THE PROGRESS OF SCIENCE
��The report of the president. Dr. Os- born, reviews the general progress of the work of the museum, noting the es- tablishment of a contributory pension system, according to which the em- ployee contributes to the fund three per cent, of his salary and the trustees provide an equal amount. Among in- stallations, the collection of bronzes made in China by Dr. Laufer is espe- cially noted. Gifts include the Mason archeological collection from Tennessee by the late Mr. J. P. Morgan, the Angelo Heilprin Exploring Fund, es- tablished by Mr. and Mrs. Paul J. Sachs, . and numerous specimens from individuals and institutions.
The museum, however, must depend for its most valuable accessions on its own expeditions. The number and range of these expeditions in 1913 are shown on the chart. The expedition to Crocker Land, under Mr. McMillan, suf- fered from the stranding of the Diana, but has proceeded to the Arctic re- gions. Expeditions to the north in search of bowhead whales and to the south to secure the nearly extinct sea elephant were not successful, but other material was obtained including mo- tion pictures of the life on the seal is- lands. The paleontological and ethno- ogical expeditions in the west from which important collections and re- searches have resulted were continued. In South America Mr. Chapman and others have made ornithological surveys and collections, and the present expedi- tion of Mr. Roosevelt is under the aus- pices of the museum. Africa has been explored by Messrs. Lang, Chapin, Rainsford and Rainey. Dr. Osborn, the president, has visited the French pre- historic caverns. Such expeditions not only increase in the most desirable wav the collections of a museum, but also contribute in large measure to the ad- vancement of science.
THE MAEVELS OF SCIENCE It would perhaps be worth while to issue a number of The Popular Sci- ence Monthly consisting entirely of
��articles sent in by those who in Bishop Berkeley 's phrase are ' ' undebauched by learning. ' ' At first sight it might seem disquieting that there are so many people in the United States without the slightest training or appreciation of scientific methods who would like to publish their views on electricity, grav- ity, the ice age and similar topics, or have them endowed by the Carnegie In- stitution. But we may in fact regard it as a not altogether unsatisfactory symptom of universal education in a democracy, and of growing interest in science. The pseudo-science often ex- hibited in our daily papers and legisla- tive halls will surely be eliminated by a comparatively small increase in edu- cation and the control of public senti- ment by those who know, and we may then look to a notable advance in sci- entific research through the rewards and opportunities which a discrimi- nating public would be able to bestow. While it might be unfair to print some of the contributions sent in, it may not be amiss to quote two para- graphs which have just now been brought to our attention. The first is from a speech in the House of Repre- sentatives by Mr. Hobson of Alabama, which is being widely circulated under the congressional franking privilege. He said:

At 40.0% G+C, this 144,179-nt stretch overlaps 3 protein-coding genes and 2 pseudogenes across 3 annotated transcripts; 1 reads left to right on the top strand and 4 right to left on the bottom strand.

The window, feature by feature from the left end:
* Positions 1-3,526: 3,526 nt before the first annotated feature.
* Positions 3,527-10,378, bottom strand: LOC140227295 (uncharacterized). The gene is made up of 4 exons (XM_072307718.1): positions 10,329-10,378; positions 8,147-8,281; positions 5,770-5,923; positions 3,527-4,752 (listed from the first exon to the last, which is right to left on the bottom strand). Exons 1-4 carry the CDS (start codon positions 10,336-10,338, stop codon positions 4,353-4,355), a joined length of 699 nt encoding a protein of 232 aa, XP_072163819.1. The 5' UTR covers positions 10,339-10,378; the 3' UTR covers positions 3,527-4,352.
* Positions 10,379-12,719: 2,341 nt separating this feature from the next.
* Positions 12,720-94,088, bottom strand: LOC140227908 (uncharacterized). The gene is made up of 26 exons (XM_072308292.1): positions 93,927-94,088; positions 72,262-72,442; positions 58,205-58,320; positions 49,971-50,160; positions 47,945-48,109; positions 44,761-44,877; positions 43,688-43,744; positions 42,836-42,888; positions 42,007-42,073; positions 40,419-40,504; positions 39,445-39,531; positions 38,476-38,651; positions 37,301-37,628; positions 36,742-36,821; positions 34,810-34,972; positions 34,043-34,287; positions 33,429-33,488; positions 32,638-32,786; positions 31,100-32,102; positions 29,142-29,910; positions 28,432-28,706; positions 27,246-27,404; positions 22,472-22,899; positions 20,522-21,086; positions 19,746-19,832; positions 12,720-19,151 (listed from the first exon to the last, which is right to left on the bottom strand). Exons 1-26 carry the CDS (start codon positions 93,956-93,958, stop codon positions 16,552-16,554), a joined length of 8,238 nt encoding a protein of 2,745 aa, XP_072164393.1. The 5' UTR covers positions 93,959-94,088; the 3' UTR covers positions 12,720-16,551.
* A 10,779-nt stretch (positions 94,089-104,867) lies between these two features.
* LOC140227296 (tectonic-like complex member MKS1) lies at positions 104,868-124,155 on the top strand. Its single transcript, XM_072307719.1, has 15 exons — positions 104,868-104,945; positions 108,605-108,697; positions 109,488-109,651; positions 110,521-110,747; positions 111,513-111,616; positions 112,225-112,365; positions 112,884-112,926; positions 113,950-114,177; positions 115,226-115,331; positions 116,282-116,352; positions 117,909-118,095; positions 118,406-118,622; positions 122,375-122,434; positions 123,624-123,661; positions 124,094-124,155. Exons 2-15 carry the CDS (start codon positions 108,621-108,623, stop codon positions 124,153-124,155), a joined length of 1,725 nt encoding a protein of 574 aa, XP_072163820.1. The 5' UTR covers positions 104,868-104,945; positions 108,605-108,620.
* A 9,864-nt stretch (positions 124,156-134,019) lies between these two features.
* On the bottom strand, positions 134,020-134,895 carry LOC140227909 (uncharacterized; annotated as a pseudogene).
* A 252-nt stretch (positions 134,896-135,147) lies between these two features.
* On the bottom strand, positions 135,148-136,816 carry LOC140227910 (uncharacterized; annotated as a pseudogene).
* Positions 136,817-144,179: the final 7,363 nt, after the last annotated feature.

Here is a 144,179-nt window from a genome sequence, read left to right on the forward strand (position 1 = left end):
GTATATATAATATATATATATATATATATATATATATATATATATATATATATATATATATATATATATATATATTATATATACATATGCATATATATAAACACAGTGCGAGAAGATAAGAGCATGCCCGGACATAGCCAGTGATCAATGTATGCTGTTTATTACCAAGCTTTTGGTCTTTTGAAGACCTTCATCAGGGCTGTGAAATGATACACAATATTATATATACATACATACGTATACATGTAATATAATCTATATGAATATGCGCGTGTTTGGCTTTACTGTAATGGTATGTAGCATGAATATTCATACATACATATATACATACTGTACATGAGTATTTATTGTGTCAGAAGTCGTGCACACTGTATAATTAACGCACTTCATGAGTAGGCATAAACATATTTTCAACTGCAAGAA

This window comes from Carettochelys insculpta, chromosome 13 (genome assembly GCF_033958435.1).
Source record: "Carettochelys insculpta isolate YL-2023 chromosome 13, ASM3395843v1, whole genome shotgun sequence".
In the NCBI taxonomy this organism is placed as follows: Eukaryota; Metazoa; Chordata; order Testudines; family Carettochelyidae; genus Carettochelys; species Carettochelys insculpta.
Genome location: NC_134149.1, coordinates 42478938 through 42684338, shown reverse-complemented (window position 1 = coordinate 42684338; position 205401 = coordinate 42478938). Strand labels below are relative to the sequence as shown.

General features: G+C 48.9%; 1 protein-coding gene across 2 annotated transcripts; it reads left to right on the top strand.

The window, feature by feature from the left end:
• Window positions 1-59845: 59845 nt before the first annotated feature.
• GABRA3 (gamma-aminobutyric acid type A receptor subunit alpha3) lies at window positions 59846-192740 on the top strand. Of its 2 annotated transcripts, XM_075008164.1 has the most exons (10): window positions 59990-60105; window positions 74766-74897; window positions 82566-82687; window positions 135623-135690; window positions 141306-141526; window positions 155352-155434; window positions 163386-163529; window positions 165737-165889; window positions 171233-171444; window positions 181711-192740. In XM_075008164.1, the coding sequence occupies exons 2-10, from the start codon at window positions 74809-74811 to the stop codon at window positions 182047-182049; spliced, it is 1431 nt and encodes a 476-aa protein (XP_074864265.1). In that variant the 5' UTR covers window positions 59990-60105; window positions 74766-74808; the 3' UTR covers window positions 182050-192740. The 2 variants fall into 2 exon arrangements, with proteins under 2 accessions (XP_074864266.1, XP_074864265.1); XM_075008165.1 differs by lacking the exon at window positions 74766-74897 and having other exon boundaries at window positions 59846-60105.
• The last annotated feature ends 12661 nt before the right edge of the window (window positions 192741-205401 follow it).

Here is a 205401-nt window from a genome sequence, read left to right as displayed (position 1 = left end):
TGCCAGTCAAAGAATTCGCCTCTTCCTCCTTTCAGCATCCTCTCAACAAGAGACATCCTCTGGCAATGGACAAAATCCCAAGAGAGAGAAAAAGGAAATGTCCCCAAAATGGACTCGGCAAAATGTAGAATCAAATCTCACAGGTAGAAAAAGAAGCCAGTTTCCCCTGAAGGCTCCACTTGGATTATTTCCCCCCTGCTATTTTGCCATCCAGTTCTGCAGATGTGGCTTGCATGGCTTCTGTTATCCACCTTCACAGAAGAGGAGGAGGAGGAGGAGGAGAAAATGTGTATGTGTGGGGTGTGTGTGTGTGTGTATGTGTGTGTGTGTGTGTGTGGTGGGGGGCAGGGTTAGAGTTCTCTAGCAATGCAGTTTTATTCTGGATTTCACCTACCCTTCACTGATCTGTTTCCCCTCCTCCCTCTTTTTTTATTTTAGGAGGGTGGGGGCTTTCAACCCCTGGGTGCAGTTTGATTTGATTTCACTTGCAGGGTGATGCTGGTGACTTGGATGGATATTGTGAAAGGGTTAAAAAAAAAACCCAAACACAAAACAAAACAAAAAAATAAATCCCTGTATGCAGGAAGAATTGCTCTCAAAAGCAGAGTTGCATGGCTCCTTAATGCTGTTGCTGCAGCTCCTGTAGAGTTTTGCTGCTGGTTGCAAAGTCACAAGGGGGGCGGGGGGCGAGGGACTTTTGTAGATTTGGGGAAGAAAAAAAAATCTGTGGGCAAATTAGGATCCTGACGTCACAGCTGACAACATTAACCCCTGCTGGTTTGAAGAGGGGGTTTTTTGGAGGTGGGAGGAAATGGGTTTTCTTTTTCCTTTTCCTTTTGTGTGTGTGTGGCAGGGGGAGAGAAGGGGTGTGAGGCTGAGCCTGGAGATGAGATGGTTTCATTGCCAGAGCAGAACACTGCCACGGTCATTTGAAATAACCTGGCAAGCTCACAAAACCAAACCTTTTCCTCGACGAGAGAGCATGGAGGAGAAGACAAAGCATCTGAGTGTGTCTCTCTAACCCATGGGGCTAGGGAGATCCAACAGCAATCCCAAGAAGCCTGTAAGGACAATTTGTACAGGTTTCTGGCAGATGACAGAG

The last word of science, after exact
research in all the domains, is that alcohol
is a poison. It has been found to be a
hydrocarbon of the formula C 2 H 6 0, that is
produced by the process of fermentation,
and is the toxin or liquid excretion or
waste product of the yeast or ferment
germ. According to the universal law cf
biology that the toxin of one form of life
is a poison to all forms of life of a higher
alcohol, the toxin of the low yeast germ,
is a protoplasmic poison to all life,
whether plant, animal or man, and to all
the living tissues and organs.
After long continued drinking, even though temperate, the microscope shows that the white blood corpuscles, with the serum which contains their vegetable food continually sucked up by the dehydrating toxin, become carnivorous, and begin to feed upon the tissues and organs, like dis- ease germs. The favorite tissue food of